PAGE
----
December 22, 2003 – It is easy for economists – like generals – to fall into the trap of fighting the last war. The big monetary upheavals of the last century were caused by deflation and inflation. So it is really not surprising that most economists today focus their debates on these two monetary afflictions.
Unfortunately, by looking back instead of forward, these economists are missing the real threat to the dollar. It’s not the supply of dollars that will matter most this time around, but rather, the demand for dollars.
There are two easy ways to explain this point. First, every good has its own supply and demand. That reality is a basic principle of economics. Less well understood, however, is that money also has its own supply and demand factors.
We know about the supply of money, which is the various M’s reported by the Federal Reserve, namely, M1, M2 and M3. But economists do not have the means to accurately measure the demand for money.
Rather than throw away their various mathematical models which require dependable statistical input, they largely ignore the demand for money by assuming that it grows around 2% per annum. And most of the time that assumption is good enough for most economists. But “most of the time” is not all of the time, as we are now finding out, which brings me to the second point.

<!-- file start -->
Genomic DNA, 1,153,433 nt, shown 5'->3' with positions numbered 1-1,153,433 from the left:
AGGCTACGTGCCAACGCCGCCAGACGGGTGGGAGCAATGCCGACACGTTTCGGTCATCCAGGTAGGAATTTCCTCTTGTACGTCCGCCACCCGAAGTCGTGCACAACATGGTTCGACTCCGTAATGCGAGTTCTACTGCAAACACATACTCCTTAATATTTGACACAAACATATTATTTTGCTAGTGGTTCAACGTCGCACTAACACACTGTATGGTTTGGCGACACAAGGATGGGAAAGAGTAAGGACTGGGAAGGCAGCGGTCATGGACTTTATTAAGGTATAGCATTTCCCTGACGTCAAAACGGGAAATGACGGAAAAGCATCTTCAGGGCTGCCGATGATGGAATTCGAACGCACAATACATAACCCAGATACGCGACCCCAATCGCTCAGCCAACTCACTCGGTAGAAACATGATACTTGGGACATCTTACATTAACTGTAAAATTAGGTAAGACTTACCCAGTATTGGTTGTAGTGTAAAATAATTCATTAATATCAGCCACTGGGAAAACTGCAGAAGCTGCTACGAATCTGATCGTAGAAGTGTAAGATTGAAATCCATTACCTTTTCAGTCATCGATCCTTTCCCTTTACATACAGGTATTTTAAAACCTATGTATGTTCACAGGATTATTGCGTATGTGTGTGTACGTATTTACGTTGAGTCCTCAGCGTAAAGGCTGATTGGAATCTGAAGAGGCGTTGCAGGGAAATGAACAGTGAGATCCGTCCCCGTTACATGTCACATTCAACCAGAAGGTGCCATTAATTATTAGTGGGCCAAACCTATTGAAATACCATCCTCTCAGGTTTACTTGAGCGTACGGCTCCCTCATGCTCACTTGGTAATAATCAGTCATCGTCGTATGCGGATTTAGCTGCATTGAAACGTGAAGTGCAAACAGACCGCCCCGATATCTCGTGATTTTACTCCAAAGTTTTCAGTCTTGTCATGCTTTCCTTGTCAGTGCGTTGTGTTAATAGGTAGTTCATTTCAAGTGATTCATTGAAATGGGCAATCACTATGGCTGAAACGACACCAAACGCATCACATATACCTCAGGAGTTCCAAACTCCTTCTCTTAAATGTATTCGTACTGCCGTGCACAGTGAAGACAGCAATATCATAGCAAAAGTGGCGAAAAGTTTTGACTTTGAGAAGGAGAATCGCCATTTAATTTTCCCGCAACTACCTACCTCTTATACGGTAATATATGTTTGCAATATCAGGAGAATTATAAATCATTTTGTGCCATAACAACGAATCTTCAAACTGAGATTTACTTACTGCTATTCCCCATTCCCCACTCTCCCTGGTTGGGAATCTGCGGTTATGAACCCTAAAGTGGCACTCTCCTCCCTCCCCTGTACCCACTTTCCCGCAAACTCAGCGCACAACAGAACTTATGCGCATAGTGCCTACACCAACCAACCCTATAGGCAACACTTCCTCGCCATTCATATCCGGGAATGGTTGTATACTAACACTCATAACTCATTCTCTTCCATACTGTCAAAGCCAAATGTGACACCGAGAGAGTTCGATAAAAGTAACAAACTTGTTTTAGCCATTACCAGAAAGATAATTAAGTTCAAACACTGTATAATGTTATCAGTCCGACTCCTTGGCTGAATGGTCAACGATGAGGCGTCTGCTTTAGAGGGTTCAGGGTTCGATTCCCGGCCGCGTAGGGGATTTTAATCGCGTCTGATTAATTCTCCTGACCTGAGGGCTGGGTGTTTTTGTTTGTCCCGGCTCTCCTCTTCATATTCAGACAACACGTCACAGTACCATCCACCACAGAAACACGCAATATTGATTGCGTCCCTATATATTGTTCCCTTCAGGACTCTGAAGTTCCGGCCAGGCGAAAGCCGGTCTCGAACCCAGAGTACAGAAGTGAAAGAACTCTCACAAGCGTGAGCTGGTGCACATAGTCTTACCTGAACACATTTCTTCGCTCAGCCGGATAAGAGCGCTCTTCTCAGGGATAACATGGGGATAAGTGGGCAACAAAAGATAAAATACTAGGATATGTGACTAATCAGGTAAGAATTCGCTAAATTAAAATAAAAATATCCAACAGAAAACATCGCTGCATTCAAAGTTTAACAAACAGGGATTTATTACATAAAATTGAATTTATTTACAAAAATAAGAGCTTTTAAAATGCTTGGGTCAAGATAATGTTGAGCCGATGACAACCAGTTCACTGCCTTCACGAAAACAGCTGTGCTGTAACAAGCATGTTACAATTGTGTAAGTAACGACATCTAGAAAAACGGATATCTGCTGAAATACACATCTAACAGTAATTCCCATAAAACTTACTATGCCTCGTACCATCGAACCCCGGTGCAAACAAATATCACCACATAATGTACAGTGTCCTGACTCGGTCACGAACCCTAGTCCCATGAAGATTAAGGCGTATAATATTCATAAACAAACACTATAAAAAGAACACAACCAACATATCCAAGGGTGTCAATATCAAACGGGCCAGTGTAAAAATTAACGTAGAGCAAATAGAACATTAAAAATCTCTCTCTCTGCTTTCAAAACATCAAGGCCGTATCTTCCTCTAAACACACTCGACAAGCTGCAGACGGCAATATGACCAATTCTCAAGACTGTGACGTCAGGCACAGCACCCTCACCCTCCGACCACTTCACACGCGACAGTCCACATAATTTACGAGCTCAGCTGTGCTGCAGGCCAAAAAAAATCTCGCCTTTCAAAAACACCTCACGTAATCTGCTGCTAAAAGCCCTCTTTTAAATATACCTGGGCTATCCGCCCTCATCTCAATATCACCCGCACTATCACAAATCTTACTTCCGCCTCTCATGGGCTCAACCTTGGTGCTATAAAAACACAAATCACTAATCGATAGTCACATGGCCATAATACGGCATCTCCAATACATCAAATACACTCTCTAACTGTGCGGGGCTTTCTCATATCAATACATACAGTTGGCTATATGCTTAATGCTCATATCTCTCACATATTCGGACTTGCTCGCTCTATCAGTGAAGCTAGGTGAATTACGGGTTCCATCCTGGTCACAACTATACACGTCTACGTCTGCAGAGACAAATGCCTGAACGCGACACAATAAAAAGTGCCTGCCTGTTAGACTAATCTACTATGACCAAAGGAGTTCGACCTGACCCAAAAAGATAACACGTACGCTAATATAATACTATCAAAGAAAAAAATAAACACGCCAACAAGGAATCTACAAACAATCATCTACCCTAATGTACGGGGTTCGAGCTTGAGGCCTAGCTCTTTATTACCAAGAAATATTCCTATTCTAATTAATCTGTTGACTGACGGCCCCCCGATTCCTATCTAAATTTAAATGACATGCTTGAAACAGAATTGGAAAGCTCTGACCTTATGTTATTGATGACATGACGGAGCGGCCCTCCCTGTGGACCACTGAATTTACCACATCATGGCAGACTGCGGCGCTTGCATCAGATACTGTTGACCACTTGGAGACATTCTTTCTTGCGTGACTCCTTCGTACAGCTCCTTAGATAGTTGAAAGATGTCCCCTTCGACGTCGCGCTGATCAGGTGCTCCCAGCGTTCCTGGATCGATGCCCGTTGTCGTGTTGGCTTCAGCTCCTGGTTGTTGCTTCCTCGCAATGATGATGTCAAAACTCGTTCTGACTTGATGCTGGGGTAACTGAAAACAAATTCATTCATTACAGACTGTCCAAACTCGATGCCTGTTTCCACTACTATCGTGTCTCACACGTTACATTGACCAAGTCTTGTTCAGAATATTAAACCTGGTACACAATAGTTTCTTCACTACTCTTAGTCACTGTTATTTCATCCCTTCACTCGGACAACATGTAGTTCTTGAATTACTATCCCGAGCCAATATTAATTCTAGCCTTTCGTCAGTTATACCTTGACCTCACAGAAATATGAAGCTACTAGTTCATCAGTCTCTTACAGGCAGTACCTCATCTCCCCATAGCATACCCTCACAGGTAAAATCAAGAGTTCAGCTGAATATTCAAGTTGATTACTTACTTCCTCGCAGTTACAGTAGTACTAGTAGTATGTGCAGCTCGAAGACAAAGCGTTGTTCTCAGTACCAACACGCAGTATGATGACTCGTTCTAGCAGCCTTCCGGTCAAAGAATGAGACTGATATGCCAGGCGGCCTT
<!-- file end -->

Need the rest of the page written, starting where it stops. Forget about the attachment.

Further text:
Even though we cannot measure demand, we can deduce changes in it. For example, look at the accompanying chart, which plots at each month-end since 1975 the year-on-year growth in M3.
Throughout the 1990’s, M3 growth accelerated, ever increasing the supply of money. By the approach of Y2K, that growth climbed into the double-digits, to levels last seen in the 1970s and early 1980’s. But in contrast to the result back then, this double-digit monetary growth in the 1990’s did not produce double-digit inflation, unless of course one measures the price increases of financial assets like the stock market.
In other words, the interminable and excessive 1990’s reflation created the stock market bubble. But this bubble popped as M3 growth rates also began to fall in this current decade. More recently, these growth rates have fallen precipitously, and here is the point I would like to make about demand.
M3 growth is not falling fast enough. We know this to be true because the dollar’s rate of exchange to the world’s other major currencies is falling. This observation means that the demand for dollars is growing less rapidly (if it is growing at all; it may in fact actually be declining because it cannot be measured) than the supply of dollars. Or to state this point another way, the growth in the supply of dollars is not shrinking fast enough for the dollar to maintain its purchasing power against the world’s other major currencies. Consequently, we are seeing what I have been calling for a few years now since first identifying this problem, a ‘flight from the dollar’. The demand for the dollar is waning.
Given this reality, the Federal Reserve has a couple of policy alternatives to keep the dollar from collapsing, which is an aim that it obviously seeks to do. Broadly speaking, these two alternatives are domestic and international actions.
The domestic alternative is to reduce the growth rate in the supply of dollars more rapidly, and/or increase the demand for dollars. This latter objective is usually achieved by raising interest rates.